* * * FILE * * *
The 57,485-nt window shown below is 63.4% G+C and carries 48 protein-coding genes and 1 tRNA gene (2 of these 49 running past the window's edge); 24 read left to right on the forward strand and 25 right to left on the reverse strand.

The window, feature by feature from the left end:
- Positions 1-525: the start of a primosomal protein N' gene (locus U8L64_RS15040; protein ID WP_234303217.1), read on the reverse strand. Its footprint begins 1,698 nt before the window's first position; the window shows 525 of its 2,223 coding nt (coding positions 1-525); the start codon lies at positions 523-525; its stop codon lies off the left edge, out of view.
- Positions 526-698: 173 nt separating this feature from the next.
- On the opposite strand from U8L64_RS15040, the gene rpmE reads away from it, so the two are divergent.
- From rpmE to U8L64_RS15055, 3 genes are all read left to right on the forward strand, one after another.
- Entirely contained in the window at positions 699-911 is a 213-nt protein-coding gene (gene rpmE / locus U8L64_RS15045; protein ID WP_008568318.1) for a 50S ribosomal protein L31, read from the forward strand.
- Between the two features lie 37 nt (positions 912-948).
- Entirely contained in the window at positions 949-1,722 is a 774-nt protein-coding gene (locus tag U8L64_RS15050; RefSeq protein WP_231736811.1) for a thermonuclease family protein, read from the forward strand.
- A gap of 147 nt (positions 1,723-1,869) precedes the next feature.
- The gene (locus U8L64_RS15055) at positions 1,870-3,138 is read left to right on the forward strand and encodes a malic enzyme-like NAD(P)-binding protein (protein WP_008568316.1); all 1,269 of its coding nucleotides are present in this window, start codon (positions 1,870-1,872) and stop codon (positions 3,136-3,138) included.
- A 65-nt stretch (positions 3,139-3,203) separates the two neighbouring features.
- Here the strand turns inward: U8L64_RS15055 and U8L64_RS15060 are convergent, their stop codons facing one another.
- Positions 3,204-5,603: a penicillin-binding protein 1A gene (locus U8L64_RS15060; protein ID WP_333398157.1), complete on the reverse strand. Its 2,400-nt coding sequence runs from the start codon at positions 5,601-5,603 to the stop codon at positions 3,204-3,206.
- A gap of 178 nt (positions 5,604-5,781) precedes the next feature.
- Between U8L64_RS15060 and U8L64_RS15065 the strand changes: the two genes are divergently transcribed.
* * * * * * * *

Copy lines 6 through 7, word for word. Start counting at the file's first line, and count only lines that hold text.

- From rpmE to U8L64_RS15055, 3 genes are all read left to right on the forward strand, one after another.
- Entirely contained in the window at positions 699-911 is a 213-nt protein-coding gene (gene rpmE / locus U8L64_RS15045; protein ID WP_008568318.1) for a 50S ribosomal protein L31, read from the forward strand.